Neglected children need court advocates

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Carol Sorgen

As a single mother raising two children alone, Beverly Cain Egan was always focused on ensuring that her children were nurtured and encouraged to be the best they could be.

“I always felt a great deal of sadness that many children did not have this environment in their lives, and hoped that one day I could find a way to help,” said Egan, who lives in Lutherville.

When she retired after a 27-year career with PHH Fleet America, Egan tried several types of volunteer activities that involved helping children, but didn’t feel like she was doing something that could really “make a difference.”

One day while visiting the public library she picked up a bookmark for CASA (Court Appointed Special Advocates) of Baltimore County and thought it sounded like the kind of volunteer effort she was searching for.

Speaking up in court

For 10 years, CASA of Baltimore County has provided advocates for children who have been removed from their parents’ or guardians’ care due to abuse and neglect.

CASA volunteers take an oath administered by a judge to represent the best interests of the child in court. The official court document guarantees that the volunteer has unlimited access to all records and each individual involved in the child’s case.

The organization has trained more than 300 volunteers, but there are still more than 600 Baltimore County children in foster care waiting for a CASA volunteer advocate. Ongoing economic problems, which are causing additional stress on families and increased reports of abuse, are giving rise to the need for even more CASA volunteers.

After being accepted and attending the mandatory CASA training of 30 hours, Egan recalled that she “could not wait” to get her first assignment.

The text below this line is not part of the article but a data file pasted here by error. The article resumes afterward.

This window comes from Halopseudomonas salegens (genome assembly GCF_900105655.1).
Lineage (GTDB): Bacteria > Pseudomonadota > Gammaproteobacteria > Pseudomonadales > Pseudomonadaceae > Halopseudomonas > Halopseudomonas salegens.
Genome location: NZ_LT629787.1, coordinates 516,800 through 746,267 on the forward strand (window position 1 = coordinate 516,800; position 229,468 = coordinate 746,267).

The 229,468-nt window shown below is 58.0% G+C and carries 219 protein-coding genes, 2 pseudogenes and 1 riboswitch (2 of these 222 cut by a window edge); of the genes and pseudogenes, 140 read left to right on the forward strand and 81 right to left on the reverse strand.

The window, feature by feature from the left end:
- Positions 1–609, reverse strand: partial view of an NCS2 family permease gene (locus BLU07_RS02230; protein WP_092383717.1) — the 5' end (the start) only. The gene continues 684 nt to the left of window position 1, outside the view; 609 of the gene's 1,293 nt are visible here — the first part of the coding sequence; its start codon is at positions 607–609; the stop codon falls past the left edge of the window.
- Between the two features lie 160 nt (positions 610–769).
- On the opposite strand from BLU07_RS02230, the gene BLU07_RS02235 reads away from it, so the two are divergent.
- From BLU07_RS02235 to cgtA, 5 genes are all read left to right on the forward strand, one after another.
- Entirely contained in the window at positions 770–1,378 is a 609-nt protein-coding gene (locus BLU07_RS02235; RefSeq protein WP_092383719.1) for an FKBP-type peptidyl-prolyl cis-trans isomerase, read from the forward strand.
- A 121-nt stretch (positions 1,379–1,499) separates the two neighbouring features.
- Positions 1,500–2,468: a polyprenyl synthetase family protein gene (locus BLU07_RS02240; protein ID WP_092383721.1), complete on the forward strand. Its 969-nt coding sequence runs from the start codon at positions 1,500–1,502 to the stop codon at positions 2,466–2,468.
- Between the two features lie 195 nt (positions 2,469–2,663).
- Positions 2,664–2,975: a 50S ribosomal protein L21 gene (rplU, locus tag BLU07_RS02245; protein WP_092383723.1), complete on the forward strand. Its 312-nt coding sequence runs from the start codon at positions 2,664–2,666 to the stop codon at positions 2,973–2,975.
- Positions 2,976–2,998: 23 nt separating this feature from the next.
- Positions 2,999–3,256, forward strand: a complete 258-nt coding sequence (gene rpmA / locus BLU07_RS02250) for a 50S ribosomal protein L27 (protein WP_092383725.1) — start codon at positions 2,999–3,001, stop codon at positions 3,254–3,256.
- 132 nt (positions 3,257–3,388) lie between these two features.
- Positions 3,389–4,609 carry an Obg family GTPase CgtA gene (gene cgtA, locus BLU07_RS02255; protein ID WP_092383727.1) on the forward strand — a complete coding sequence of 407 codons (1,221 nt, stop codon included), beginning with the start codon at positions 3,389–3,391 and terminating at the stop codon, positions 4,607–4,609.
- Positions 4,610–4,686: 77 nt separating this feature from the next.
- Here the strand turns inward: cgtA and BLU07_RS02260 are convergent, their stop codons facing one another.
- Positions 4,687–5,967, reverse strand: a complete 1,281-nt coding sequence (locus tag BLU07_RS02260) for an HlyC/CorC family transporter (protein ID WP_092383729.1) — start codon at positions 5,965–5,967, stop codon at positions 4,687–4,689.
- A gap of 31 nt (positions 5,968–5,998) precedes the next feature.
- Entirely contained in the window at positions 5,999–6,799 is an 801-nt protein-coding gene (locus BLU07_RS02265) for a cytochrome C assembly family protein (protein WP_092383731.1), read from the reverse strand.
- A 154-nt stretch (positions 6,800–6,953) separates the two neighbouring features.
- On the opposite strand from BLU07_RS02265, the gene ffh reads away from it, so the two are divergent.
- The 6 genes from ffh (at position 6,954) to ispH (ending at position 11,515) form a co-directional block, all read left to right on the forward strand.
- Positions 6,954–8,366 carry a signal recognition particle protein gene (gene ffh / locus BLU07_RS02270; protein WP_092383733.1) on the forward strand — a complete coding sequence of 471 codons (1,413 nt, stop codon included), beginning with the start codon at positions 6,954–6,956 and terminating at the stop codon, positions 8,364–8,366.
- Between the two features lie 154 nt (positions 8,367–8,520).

“My first child was a teenager— with all the same problems and issues as any other teenager— only magnified by the fact that she had a history of sexual abuse and many foster homes and group homes,” Egan remembered.

Unfortunately, that story did not have a happy ending. “We lost her to the streets,” said Egan. “Despite the fact that I felt like a total failure, I was determined to try again, and I have never regretted that decision.”

Egan has worked with numerous other children over the past eight years with more successful results. One of the highlights of her volunteer efforts was attending one CASA child’s farewell ceremony before he left for his new adoptive home.

“I continue to serve as a CASA volunteer because I believe it is everyone’s responsibility to help our children, and because I have felt such joy when a child trusts me for the first time,” she said.

Making a commitment

Another enthusiastic and dedicated CASA volunteer is Joan T. McGill of Sparks. She has a flexible work schedule as president of the Dillingham Company, a marketing services and real estate management firm, and was looking for a way to help children.

McGill wasn’t ready to actually become a foster parent herself, but wanted to make a serious commitment to helping children. So she became a member of CASA’s first training class in 2001.

After the mandatory training, McGill was assigned a 14-year-old boy who was sheltered in a group home after his mother died. McGill stayed with his case for six years until he “aged out” of the foster care system. She has been an advocate for several teenage girls as well, and in each case, she said, “I have been one of the few adults in their lives who they can trust not to abandon them.”

What keeps McGill passionate and involved after 10 years of service is knowing that she makes a difference.

“Just one phone call can change a problem situation into a better outcome,” she said. What makes it worthwhile is “knowing that the judge respects my opinion and pays close attention to my recommendation.

“It is knowing that my child understands that I will be there, no matter what! It is knowing that my child will not be forgotten or slip through the cracks of the foster care system.”

CASA of Baltimore County will celebrate a decade of advocacy for abused and neglected children at a fundraising event called A Harvest of Hope for Children. The event takes place on Thursday, Oct. 28, from 6:30 to 10 p.m. at the Oregon Ridge Lodge, 13401 Beaver Dam Rd., in Cockeysville.

The business casual event will feature cocktails and a buffet dinner provided by Kooper’s Tavern as well as a silent auction. Captain Jack will entertain with pop/rock tunes. Individual tickets to the event are $75 in advance and $80 at the door.

For more information about volunteering, or to attend the event, call (410) 828-0515 or visit